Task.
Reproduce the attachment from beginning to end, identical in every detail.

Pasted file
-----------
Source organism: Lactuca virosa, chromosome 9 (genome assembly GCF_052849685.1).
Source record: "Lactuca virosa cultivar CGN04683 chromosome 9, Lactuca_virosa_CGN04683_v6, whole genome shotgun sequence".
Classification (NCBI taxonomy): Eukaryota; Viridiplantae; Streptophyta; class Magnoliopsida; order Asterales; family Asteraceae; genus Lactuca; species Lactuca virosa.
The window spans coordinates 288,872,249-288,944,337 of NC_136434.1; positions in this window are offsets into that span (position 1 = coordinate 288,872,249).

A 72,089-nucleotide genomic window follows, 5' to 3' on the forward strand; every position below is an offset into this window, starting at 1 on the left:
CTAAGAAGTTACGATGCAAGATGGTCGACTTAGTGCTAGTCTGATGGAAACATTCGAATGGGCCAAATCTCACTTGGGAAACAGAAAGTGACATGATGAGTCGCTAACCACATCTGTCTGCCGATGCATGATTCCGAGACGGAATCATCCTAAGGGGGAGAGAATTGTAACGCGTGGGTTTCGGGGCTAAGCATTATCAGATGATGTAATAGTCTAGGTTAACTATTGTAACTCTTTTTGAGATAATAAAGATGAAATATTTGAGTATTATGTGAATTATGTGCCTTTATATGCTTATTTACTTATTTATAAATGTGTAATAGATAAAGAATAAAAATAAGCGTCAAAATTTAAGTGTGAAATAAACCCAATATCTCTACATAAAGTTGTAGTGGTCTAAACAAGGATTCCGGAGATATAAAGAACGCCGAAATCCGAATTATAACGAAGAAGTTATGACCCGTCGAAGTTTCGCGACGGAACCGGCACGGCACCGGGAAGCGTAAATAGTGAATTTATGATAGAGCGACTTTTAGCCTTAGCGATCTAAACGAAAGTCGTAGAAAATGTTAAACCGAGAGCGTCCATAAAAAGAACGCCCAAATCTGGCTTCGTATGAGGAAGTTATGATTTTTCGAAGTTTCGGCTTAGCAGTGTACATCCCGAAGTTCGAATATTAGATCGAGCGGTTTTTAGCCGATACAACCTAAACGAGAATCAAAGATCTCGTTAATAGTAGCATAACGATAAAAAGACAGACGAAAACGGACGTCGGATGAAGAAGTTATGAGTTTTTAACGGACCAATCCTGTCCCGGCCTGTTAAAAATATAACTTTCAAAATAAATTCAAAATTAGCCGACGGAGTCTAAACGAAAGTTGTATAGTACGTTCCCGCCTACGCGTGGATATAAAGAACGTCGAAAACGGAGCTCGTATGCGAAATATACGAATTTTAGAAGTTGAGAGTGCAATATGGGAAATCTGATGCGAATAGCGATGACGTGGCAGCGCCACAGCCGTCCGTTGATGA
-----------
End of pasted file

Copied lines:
Source organism: Lactuca virosa, chromosome 9 (genome assembly GCF_052849685.1).
Source record: "Lactuca virosa cultivar CGN04683 chromosome 9, Lactuca_virosa_CGN04683_v6, whole genome shotgun sequence".
Classification (NCBI taxonomy): Eukaryota; Viridiplantae; Streptophyta; class Magnoliopsida; order Asterales; family Asteraceae; genus Lactuca; species Lactuca virosa.
The window spans coordinates 288,872,249-288,944,337 of NC_136434.1; positions in this window are offsets into that span (position 1 = coordinate 288,872,249).

A 72,089-nucleotide genomic window follows, 5' to 3' on the forward strand; every position below is an offset into this window, starting at 1 on the left:
CTAAGAAGTTACGATGCAAGATGGTCGACTTAGTGCTAGTCTGATGGAAACATTCGAATGGGCCAAATCTCACTTGGGAAACAGAAAGTGACATGATGAGTCGCTAACCACATCTGTCTGCCGATGCATGATTCCGAGACGGAATCATCCTAAGGGGGAGAGAATTGTAACGCGTGGGTTTCGGGGCTAAGCATTATCAGATGATGTAATAGTCTAGGTTAACTATTGTAACTCTTTTTGAGATAATAAAGATGAAATATTTGAGTATTATGTGAATTATGTGCCTTTATATGCTTATTTACTTATTTATAAATGTGTAATAGATAAAGAATAAAAATAAGCGTCAAAATTTAAGTGTGAAATAAACCCAATATCTCTACATAAAGTTGTAGTGGTCTAAACAAGGATTCCGGAGATATAAAGAACGCCGAAATCCGAATTATAACGAAGAAGTTATGACCCGTCGAAGTTTCGCGACGGAACCGGCACGGCACCGGGAAGCGTAAATAGTGAATTTATGATAGAGCGACTTTTAGCCTTAGCGATCTAAACGAAAGTCGTAGAAAATGTTAAACCGAGAGCGTCCATAAAAAGAACGCCCAAATCTGGCTTCGTATGAGGAAGTTATGATTTTTCGAAGTTTCGGCTTAGCAGTGTACATCCCGAAGTTCGAATATTAGATCGAGCGGTTTTTAGCCGATACAACCTAAACGAGAATCAAAGATCTCGTTAATAGTAGCATAACGATAAAAAGACAGACGAAAACGGACGTCGGATGAAGAAGTTATGAGTTTTTAACGGACCAATCCTGTCCCGGCCTGTTAAAAATATAACTTTCAAAATAAATTCAAAATTAGCCGACGGAGTCTAAACGAAAGTTGTATAGTACGTTCCCGCCTACGCGTGGATATAAAGAACGTCGAAAACGGAGCTCGTATGCGAAATATACGAATTTTAGAAGTTGAGAGTGCAATATGGGAAATCTGATGCGAATAGCGATGACGTGGCAGCGCCACAGCCGTCCGTTGATGA